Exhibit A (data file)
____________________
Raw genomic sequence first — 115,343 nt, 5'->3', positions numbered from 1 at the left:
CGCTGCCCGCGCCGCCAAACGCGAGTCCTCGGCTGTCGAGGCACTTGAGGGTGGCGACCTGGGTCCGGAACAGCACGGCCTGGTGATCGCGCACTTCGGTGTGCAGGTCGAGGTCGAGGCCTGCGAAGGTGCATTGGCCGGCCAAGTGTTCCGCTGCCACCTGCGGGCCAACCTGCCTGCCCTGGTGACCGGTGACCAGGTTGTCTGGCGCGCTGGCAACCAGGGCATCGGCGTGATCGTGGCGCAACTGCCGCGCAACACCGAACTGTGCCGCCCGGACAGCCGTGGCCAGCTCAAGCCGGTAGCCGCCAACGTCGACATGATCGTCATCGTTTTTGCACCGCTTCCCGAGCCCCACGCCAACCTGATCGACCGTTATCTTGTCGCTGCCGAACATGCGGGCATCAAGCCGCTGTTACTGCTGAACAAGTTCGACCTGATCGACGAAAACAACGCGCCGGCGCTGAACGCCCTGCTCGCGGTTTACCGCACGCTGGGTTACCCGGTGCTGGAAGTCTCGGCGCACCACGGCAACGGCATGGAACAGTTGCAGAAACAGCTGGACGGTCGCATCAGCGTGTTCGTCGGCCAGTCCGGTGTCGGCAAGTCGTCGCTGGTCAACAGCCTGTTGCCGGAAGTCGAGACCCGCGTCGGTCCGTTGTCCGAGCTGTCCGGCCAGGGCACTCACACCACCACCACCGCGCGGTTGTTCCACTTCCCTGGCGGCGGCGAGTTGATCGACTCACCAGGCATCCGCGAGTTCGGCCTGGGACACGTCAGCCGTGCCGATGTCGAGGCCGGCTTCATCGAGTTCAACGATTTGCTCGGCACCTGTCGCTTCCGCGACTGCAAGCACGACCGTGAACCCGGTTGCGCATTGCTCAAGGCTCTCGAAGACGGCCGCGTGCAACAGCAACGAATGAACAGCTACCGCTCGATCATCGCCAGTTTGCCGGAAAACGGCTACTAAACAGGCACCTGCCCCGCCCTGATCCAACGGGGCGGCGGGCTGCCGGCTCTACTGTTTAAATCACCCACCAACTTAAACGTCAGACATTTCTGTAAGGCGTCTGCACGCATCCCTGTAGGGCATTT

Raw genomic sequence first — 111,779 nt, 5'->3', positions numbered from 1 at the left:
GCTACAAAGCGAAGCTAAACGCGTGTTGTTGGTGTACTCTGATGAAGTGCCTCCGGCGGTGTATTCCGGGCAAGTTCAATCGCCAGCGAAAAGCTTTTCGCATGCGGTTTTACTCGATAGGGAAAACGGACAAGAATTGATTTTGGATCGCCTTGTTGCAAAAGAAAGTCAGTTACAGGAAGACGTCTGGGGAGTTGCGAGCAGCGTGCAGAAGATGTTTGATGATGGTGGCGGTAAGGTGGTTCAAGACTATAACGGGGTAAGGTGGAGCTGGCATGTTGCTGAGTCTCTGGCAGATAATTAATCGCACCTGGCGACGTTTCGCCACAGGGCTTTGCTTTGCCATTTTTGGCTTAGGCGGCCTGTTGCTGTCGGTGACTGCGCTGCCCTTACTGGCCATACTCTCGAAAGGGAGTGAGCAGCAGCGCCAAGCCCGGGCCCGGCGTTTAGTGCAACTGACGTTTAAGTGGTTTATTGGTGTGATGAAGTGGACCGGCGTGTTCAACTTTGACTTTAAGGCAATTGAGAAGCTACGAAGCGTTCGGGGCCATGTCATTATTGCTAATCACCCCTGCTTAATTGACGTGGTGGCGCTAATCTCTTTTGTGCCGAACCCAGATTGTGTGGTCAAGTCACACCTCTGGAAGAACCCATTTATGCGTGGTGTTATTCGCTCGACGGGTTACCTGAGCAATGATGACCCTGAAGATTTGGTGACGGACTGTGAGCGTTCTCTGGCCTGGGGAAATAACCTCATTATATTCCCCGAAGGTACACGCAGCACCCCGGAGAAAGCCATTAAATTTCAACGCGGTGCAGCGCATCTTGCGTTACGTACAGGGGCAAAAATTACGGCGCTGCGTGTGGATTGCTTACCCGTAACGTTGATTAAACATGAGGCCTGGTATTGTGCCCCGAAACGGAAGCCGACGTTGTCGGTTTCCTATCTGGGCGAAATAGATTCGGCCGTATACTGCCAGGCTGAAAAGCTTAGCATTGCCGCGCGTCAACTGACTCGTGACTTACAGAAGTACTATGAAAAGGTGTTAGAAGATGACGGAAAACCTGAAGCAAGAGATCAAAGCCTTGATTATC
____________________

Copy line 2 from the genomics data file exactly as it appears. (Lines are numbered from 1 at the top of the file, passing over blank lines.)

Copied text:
CGCTGCCCGCGCCGCCAAACGCGAGTCCTCGGCTGTCGAGGCACTTGAGGGTGGCGACCTGGGTCCGGAACAGCACGGCCTGGTGATCGCGCACTTCGGTGTGCAGGTCGAGGTCGAGGCCTGCGAAGGTGCATTGGCCGGCCAAGTGTTCCGCTGCCACCTGCGGGCCAACCTGCCTGCCCTGGTGACCGGTGACCAGGTTGTCTGGCGCGCTGGCAACCAGGGCATCGGCGTGATCGTGGCGCAACTGCCGCGCAACACCGAACTGTGCCGCCCGGACAGCCGTGGCCAGCTCAAGCCGGTAGCCGCCAACGTCGACATGATCGTCATCGTTTTTGCACCGCTTCCCGAGCCCCACGCCAACCTGATCGACCGTTATCTTGTCGCTGCCGAACATGCGGGCATCAAGCCGCTGTTACTGCTGAACAAGTTCGACCTGATCGACGAAAACAACGCGCCGGCGCTGAACGCCCTGCTCGCGGTTTACCGCACGCTGGGTTACCCGGTGCTGGAAGTCTCGGCGCACCACGGCAACGGCATGGAACAGTTGCAGAAACAGCTGGACGGTCGCATCAGCGTGTTCGTCGGCCAGTCCGGTGTCGGCAAGTCGTCGCTGGTCAACAGCCTGTTGCCGGAAGTCGAGACCCGCGTCGGTCCGTTGTCCGAGCTGTCCGGCCAGGGCACTCACACCACCACCACCGCGCGGTTGTTCCACTTCCCTGGCGGCGGCGAGTTGATCGACTCACCAGGCATCCGCGAGTTCGGCCTGGGACACGTCAGCCGTGCCGATGTCGAGGCCGGCTTCATCGAGTTCAACGATTTGCTCGGCACCTGTCGCTTCCGCGACTGCAAGCACGACCGTGAACCCGGTTGCGCATTGCTCAAGGCTCTCGAAGACGGCCGCGTGCAACAGCAACGAATGAACAGCTACCGCTCGATCATCGCCAGTTTGCCGGAAAACGGCTACTAAACAGGCACCTGCCCCGCCCTGATCCAACGGGGCGGCGGGCTGCCGGCTCTACTGTTTAAATCACCCACCAACTTAAACGTCAGACATTTCTGTAAGGCGTCTGCACGCATCCCTGTAGGGCATTT